3. Due to much larger size of the SSD, would it be a smart thing to do an extended partition? Say ~20 Gb for C: and ~100 Gb for D:?

Reply 1 of 89, by aha2940

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khyypio wrote on 2020-03-25, 13:15:
I know that people have been succesful using SSDs with old systems but there seems to be a lot of negative opinions about it, al […]
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I know that people have been succesful using SSDs with old systems but there seems to be a lot of negative opinions about it, although most of them are in the lines of "NOT WORK FUKC SDDz UZE PERRRIOD CORECT HEARTWEAR HERRRB DERP...". So if your advise is to use a spinning hard drive, don´t bother because I will never use those.

First, I´d like to clarify what I got to work with here and how I´ve set it up. I have an Abit ST6 motherboard and right now it uses IDE>SD adapter with Sandisk 64GB Extreme Pro SDXC SD card. Here´s what I did from the start:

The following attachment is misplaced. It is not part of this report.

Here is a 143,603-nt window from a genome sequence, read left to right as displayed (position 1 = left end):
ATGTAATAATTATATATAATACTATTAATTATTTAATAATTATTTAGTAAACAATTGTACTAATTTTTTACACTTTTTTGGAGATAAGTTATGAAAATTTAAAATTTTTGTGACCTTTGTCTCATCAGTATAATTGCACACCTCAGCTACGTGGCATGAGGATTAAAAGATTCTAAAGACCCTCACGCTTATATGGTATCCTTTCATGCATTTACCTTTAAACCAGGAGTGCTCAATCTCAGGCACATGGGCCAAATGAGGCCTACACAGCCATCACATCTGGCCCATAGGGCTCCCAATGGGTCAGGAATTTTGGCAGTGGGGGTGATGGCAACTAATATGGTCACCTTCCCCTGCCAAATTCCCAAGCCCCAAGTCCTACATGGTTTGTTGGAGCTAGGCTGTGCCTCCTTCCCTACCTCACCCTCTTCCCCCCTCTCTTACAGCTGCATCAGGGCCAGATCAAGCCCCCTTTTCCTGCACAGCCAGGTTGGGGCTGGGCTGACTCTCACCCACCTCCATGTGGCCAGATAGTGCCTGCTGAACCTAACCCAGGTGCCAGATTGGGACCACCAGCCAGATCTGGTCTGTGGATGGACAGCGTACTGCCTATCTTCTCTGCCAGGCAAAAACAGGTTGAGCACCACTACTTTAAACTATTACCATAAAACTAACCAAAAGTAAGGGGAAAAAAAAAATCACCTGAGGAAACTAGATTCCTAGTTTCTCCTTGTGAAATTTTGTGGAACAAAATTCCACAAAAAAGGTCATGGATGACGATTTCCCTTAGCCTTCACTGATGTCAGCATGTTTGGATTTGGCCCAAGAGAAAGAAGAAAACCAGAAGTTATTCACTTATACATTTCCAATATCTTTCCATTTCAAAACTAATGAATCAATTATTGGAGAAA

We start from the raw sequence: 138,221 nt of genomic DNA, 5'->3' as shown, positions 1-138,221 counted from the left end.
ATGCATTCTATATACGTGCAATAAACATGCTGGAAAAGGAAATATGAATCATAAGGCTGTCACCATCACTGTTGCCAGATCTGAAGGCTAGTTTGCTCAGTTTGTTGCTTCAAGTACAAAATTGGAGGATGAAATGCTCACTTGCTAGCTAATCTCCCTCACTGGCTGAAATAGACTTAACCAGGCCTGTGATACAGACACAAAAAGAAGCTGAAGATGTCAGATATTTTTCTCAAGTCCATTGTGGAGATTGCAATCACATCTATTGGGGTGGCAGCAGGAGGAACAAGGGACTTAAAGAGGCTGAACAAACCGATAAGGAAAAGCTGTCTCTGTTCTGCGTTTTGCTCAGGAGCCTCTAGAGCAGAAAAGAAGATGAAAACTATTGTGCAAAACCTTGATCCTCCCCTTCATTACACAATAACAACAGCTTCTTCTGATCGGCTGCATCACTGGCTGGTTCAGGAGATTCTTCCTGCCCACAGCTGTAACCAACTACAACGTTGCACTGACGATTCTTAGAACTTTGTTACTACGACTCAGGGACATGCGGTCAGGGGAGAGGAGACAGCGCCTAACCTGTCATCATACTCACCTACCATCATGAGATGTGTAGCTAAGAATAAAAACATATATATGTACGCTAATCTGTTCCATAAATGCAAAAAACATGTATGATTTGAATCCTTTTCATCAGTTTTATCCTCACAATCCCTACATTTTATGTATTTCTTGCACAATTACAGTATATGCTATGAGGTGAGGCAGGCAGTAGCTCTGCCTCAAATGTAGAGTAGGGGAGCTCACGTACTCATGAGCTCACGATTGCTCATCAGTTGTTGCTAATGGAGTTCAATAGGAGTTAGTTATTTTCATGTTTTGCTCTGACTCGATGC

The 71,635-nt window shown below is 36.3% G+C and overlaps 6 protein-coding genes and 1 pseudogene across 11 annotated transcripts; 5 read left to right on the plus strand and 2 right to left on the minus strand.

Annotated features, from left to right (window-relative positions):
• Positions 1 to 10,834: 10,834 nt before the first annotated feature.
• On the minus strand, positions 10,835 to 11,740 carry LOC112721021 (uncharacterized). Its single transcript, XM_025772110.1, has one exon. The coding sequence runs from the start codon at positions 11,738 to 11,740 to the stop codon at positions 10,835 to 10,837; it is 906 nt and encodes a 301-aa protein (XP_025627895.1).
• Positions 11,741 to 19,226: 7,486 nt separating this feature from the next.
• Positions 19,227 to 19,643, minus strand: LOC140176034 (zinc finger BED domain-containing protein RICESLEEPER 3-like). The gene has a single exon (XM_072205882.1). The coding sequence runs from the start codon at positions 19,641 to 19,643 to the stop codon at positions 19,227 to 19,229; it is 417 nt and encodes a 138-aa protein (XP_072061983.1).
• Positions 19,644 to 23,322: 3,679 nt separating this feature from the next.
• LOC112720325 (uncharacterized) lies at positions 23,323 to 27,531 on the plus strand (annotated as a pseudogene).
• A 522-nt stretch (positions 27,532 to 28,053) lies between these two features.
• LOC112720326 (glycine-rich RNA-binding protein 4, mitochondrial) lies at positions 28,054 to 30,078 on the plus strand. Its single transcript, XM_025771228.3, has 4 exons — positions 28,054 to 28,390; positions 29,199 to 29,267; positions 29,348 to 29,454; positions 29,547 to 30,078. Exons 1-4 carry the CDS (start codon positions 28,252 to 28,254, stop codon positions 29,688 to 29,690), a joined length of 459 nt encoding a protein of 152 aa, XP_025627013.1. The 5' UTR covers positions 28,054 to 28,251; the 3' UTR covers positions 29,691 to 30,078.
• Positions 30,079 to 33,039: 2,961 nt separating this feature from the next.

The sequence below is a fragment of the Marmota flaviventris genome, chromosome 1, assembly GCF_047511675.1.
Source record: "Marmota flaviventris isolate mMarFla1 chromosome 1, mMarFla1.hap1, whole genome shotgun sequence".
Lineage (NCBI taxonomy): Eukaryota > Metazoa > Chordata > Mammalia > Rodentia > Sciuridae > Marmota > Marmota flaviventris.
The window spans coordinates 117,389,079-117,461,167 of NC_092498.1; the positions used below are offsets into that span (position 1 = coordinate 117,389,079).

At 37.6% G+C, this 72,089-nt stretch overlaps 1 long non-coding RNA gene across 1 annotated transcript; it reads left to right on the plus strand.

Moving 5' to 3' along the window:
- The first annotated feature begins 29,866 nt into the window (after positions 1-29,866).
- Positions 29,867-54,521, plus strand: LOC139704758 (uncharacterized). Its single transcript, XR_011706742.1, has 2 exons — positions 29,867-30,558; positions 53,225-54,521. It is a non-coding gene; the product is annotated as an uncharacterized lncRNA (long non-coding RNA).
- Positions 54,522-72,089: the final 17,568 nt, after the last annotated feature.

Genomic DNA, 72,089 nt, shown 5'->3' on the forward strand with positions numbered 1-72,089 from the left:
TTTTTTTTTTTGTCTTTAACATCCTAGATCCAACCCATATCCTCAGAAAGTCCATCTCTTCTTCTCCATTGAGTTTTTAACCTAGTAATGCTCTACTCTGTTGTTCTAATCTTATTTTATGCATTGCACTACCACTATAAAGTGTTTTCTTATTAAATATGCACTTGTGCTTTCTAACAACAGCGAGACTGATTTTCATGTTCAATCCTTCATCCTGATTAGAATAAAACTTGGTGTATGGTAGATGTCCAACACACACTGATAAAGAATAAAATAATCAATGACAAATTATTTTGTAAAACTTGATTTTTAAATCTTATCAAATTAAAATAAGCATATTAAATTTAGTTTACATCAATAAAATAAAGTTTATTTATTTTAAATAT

1. I ran FDISK, deleted the original partition and created a new primary DOS partition (maximum available size).
2. I formatted C:\ and made it bootable (format C: /s)
3. I´ve heard that Master Boot Record needs to be created for SD cards, so after formatting I reboot and type fdisk/mbr in A:\
4. At this point I created a path C:\WINDOWS\OPTIONS\CABS and copied the content form Windows 98 installation CD into it, just for practical reasons.
5. Then I just ran the installation from C:

Windows 98 runs beautifully, it´s fairly fast and perfectly stable, I can recommend this setup for anyone who´s thinking about alternatives for spinning hard disks. However, my game collection has gotten a little bigger than I originally intended and I also found some music videos and mp3´s from old CDs, so I´m experiencing a little shortage of space... 😁